An excellent elaboration of Rule 11, among other things.
The critique of the panellists completely fails to connect this one simple fact: That arguing “you wouldn’t tell racist or homophobic jokes, so why tell fat jokes?” misses the point that people do tell racist and homophobic jokes. Bram Williams alludes to this near the end of the segment, but the dots are not connected. These jokes are everywhere. The jokes in the this advertisement all have resonance because we’ve all heard them all before.
So how is the ad supposed to work? “We’ve conquered racism, now let’s work on fatphobia?” “We’ve conquered homophobia, now let’s work on fatphobia”? “Fatphobia is the last acceptable prejudice”? We haven’t, and it’s not. And it’s downright offensive for a bunch of white sexist blokes working on their personal growth to try to create traction by stomping all over other oppressed groups.
-So much wrong with that headline, but it’s a pretty good article on Yoga for Fatties. (My only real gripe is the line about the use of props in a plus-size class, which implies that said props are unique to those classes — fatties can’t hack it! — as opposed to being a staple of beginning Iyengar yoga that about a zillion different schools have adopted.)
Anyway. I’ve heard this “we shouldn’t be shunting fat folks into separate classes” argument before, and while I do think it’s true that ALL yoga teachers should be trained in modifications for fat bodies, the reality is that even if they are, they won’t necessarily have the time to devote to helping fat students in a big class. And a lot of them aren’t trained, and have never thought about how fat might interfere with the typical expression of some poses. And a lot of them are teaching at gyms where body shame is the norm. And probably most importantly, plus-size yoga classes provide a safer space for fat people who want to try yoga but are intimidated by the thought of walking into a room full of thin people in spandex. So I’m a big fan of the concept, but I would absolutely like to see more awareness of fat people’s needs among general yoga teachers. (Thanks to a Damsel writer for the tip.)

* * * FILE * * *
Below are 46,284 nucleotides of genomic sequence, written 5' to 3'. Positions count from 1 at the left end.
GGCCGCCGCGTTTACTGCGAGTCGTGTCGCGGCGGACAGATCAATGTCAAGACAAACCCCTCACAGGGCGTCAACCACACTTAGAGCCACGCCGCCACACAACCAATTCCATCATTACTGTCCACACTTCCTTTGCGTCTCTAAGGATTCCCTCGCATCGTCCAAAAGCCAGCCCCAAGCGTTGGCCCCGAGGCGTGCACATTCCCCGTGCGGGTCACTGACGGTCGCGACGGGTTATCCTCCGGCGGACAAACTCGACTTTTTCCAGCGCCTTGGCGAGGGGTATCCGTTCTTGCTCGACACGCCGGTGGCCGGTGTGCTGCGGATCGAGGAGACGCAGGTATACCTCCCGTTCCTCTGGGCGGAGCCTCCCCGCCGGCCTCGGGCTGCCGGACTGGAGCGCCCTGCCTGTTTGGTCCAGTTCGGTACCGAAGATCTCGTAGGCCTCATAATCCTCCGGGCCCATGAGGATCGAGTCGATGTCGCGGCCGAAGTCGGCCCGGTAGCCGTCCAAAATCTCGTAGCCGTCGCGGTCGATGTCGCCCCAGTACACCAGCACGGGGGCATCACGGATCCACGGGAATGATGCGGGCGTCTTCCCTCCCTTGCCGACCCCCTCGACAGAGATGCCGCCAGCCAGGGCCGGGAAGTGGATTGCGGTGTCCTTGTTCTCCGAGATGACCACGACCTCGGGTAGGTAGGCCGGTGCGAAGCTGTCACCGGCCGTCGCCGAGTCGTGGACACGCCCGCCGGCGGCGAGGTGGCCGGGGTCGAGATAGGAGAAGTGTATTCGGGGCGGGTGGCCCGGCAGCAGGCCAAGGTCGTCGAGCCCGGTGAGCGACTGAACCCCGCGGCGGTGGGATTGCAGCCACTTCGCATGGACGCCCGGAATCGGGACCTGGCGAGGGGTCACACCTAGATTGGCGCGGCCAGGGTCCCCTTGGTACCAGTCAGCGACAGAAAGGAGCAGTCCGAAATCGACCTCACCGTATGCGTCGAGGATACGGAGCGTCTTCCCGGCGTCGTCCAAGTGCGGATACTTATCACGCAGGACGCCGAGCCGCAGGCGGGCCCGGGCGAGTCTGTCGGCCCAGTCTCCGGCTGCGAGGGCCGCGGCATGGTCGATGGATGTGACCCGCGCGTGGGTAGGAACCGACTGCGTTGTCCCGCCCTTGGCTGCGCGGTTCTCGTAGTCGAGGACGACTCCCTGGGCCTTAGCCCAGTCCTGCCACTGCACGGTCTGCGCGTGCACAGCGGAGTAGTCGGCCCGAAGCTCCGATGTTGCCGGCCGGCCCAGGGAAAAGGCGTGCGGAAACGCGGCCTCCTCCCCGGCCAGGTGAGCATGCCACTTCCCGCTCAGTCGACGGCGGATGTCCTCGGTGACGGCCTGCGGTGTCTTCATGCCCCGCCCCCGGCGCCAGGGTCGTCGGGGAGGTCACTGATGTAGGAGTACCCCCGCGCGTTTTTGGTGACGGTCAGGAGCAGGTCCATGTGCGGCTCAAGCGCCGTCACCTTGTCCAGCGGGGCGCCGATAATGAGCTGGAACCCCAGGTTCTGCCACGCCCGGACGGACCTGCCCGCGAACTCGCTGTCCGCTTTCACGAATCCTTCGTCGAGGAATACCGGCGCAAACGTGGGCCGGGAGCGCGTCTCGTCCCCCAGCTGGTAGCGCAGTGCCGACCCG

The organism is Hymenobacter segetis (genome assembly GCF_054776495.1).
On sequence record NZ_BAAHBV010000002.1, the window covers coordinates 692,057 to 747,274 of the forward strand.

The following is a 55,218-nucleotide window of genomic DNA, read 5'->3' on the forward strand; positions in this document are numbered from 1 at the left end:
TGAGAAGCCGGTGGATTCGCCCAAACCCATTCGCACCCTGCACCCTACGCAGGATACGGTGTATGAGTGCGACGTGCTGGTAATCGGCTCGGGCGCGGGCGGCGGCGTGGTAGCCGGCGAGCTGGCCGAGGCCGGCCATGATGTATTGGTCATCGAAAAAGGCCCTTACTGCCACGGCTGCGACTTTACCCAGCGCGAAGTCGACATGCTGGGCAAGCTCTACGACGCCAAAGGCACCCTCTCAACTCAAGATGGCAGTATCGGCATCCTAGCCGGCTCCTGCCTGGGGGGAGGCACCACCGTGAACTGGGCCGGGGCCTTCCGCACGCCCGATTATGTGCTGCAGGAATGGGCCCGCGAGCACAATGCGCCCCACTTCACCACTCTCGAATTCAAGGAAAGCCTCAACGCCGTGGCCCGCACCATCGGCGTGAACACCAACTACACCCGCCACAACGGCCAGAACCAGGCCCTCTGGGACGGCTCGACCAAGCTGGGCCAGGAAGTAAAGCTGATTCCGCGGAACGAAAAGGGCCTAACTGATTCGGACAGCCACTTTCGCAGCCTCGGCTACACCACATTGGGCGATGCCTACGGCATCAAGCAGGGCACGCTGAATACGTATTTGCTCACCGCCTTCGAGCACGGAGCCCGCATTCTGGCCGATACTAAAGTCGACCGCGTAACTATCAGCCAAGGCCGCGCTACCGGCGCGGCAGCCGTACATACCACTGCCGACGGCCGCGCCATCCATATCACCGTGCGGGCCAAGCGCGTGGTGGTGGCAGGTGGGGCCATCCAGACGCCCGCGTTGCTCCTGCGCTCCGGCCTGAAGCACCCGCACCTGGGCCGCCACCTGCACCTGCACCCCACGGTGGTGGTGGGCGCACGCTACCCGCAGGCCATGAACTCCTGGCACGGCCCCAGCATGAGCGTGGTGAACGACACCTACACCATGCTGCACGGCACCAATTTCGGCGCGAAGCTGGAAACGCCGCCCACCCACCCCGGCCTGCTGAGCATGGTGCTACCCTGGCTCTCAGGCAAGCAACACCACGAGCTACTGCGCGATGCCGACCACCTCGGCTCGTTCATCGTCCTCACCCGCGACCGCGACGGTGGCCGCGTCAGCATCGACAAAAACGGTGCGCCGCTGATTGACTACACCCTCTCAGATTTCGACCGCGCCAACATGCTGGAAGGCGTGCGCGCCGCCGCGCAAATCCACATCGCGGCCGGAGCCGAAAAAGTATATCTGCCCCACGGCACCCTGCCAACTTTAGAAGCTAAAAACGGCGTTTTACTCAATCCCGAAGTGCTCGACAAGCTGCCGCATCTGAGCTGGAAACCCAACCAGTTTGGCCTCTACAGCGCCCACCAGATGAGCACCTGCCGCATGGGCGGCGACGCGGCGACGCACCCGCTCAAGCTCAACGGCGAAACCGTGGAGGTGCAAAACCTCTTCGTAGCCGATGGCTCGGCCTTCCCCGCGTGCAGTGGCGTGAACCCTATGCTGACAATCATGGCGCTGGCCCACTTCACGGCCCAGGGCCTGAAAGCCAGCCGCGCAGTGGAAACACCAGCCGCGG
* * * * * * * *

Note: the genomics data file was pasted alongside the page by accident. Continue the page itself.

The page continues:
-If you missed it, Obama thinks workplace “wellness” programs are a swell idea and has a team studying the “best” ones and “explor[ing] the feasibility of developing such a plan for federal employees and their workplaces.” FANFUCKINGTASTIC. That totally won’t fan the flames of employment discrimination against fat people or bring yet more fat-shaming into yet more offices. It’ll just make us all HEALTHEEEEEE!
As Zuzu, the first person who sent this to me, said in an e-mail:
If we had single-payer, these things wouldn’t be tied to keeping your job, and if doctors didn’t have to deal with bill collecting instead of providing care in the first place, maybe there would be enough resources for prevention of the kinds of diseases that doctors are always associating with being fat and overlooking in thinner people. Which would mean lower costs, since things would be caught early, what with people not having to do things like walk out of the ER with head injuries or refuse necessary treatment because it’s too expensive. Or wait until a condition becomes life-threatening and expensive to treat before seeking help.
I can’t really top that.
-This has been up on the sidebar via Twitter for a couple of days, but Marjorie Ingall wrote a terrific essay on dealing with kids’ curiosity about fat people — how do you teach them not to scream, “Hey, look at the fat lady!” without reinforcing the message that fat is bad? We discussed this topic a bit on the thread about Joy Nash’s “Staircase Wit” video, but I’m still not sure I know what the answer is.
All right, that’s all I’ve got right now. Reminder to Chicago Shapelings: I’ll be selling/signing books and hanging out at Vive la Femme, 2048 N. Damen, tomorrow evening (5/15) from 6-8 p.m. There will be awesome fat people, awesome plus-size clothes for sale, and refreshments! And if you’re interested in hanging out afterwards, let us know over at the Ning site.